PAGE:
As a result, we asked our surveyed journalists what the most challenging aspects of their profession were in 2020, and among our top responses were: A lack of trust in news (45%), working from home (31%), and covering the pandemic (28%). These numbers confirmed that news fatigue didn’t escape journalists last year – in data provided by the Pew Research Center, some expressed their exhaustion with the news cycle and the seemingly endless stream of information.

Still, credible, fact-checked news has never been more valuable. Many journalists in 2020 were self-aware of their role in informing the public, countering disinformation about the virus.

The Fight Against Fake News and Misinformation Continues

As stated in a Brookings Institution report on local newsrooms, thousands have closed in recent years. As a result, over 65 million Americans live in counties with only one local newspaper—or none at all. Without a reliable source for news, creators of fake news and misinformation have seized the opportunity to grab hold of readers searching for relevant coverage.

Meanwhile, with newsrooms that are currently stretched too thin, the ability to investigate and corroborate facts has become increasingly difficult. Around 78% of our surveyed journalists agreed that there is a greater need to verify facts and information today versus in the past.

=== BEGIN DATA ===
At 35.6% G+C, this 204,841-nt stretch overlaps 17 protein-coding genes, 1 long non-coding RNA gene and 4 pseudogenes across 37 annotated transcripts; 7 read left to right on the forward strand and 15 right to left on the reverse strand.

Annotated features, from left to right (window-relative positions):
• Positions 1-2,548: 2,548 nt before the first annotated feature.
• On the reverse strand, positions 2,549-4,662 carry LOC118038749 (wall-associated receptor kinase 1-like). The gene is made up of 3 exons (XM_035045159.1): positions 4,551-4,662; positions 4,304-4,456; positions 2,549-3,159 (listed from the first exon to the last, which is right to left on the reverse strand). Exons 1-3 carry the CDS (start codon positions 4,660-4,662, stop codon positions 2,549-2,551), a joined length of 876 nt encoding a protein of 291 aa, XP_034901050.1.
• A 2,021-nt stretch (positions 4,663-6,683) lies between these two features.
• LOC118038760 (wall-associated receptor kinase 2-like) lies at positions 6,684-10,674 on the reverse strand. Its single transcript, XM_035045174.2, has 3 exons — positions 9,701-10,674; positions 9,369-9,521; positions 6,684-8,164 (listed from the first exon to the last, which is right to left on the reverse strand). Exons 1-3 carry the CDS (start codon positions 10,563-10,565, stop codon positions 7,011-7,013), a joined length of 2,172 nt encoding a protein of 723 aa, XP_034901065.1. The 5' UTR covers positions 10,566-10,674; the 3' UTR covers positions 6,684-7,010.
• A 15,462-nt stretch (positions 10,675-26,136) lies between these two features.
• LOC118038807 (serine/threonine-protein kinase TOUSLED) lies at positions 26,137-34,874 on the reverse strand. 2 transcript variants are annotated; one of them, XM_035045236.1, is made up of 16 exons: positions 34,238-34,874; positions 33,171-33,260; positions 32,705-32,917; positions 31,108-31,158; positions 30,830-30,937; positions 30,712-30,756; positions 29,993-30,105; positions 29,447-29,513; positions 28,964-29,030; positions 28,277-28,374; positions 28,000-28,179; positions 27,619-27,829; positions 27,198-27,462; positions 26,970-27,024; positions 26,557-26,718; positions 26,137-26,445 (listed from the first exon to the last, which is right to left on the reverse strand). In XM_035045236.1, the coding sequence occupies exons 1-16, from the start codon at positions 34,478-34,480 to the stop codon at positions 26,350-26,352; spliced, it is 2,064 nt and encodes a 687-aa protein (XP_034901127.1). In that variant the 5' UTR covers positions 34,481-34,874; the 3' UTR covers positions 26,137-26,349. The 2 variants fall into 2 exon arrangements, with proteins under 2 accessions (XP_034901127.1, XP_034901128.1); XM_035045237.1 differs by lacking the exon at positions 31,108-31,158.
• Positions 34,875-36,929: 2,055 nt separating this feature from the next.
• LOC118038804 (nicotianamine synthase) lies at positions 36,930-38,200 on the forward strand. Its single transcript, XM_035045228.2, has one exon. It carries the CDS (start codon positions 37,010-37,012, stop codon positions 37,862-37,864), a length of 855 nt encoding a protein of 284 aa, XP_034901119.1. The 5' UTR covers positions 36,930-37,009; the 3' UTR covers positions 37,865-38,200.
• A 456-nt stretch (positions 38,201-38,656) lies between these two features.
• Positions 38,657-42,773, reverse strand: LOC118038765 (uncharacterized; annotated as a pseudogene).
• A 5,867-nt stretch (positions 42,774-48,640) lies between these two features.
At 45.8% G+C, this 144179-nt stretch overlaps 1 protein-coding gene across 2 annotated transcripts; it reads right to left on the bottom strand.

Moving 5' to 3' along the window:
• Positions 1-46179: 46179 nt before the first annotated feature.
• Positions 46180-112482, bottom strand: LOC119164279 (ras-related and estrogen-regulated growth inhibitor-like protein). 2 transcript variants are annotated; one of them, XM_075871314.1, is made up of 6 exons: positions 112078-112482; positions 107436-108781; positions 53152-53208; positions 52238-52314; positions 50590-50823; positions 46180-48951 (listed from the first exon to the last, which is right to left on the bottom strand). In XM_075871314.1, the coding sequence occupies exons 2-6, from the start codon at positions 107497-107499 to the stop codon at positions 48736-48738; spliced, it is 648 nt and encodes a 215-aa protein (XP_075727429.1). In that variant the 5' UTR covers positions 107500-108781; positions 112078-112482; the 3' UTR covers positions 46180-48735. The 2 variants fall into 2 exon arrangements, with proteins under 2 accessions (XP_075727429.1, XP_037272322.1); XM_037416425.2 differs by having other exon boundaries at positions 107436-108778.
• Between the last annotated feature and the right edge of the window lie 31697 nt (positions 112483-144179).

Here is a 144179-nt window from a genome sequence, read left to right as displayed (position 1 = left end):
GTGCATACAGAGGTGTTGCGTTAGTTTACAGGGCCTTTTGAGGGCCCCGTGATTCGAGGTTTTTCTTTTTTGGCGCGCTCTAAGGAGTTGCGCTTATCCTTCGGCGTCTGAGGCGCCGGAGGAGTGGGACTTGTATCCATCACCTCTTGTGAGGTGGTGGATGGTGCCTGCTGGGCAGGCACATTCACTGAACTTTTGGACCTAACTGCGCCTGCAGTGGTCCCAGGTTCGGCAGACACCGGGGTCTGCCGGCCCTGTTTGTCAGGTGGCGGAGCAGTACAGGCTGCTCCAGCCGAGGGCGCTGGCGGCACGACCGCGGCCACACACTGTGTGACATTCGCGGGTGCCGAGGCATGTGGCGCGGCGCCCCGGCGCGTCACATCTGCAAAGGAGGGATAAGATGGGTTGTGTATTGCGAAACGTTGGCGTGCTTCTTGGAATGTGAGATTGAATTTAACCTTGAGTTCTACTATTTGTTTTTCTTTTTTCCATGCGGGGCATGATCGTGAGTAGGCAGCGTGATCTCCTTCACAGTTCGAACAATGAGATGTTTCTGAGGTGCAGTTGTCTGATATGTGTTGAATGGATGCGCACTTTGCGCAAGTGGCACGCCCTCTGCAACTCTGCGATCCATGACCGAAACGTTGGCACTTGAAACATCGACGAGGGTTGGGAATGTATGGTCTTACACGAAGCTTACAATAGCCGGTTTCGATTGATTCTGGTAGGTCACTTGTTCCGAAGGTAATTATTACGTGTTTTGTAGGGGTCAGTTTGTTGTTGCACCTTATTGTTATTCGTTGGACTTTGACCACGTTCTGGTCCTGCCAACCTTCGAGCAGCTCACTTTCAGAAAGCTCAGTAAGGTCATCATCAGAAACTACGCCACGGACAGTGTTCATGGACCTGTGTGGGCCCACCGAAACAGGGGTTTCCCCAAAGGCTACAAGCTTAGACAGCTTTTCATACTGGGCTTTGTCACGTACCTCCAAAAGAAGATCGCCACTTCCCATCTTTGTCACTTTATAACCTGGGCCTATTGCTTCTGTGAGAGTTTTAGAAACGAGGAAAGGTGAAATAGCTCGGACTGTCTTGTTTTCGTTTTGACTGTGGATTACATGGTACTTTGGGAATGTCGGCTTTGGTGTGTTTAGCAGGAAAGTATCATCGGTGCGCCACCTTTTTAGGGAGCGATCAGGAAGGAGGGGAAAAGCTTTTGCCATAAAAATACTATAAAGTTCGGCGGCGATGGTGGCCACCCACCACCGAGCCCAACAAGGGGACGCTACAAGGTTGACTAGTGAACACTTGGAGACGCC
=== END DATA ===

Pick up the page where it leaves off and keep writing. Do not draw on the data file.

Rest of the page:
A 2020 Business Wire survey respondent added: “Accuracy has always been paramount. It's not a question of that facts are more important now so much as the lack of experienced journalists and lack of copy being edited before publication has resulted in much lower accuracy.”

On a positive note, 69% of surveyed reporters said they have NOT experienced more criticism, distrust, or contradiction of their news coverage from the public in the past year.

When asked what their publication is doing about it, a respondent said: “We continue to report facts with accuracy, fairness, and context. We also try to be as transparent as possible about the origin of stories and the way we report them.”

Journalists are Still Optimistic About the Industry’s Future

It’s been a tumultuous year for journalism, and that’s not likely to change soon. Our surveyed journalists represent a strong and very robust news media as 50% of them indicated that they have been in the industry for more than 20 years.

Despite their continued challenges, several signs of hope still exist as 64% see themselves being in the field five years from now. More good news? Almost half (42%) of journalists were consistently optimistic about the media landscape!

Our global media survey results show once more that journalists are not giving up and neither should we. Yes, 2021 will be critical in shaping the future of media. However, it is not only up to newsrooms and journalists – the public and PR/comms professionals must help protect and strengthen the industry. We need to keep in mind that we are all part of the solution to maintain the integrity and value of the unbiased truth.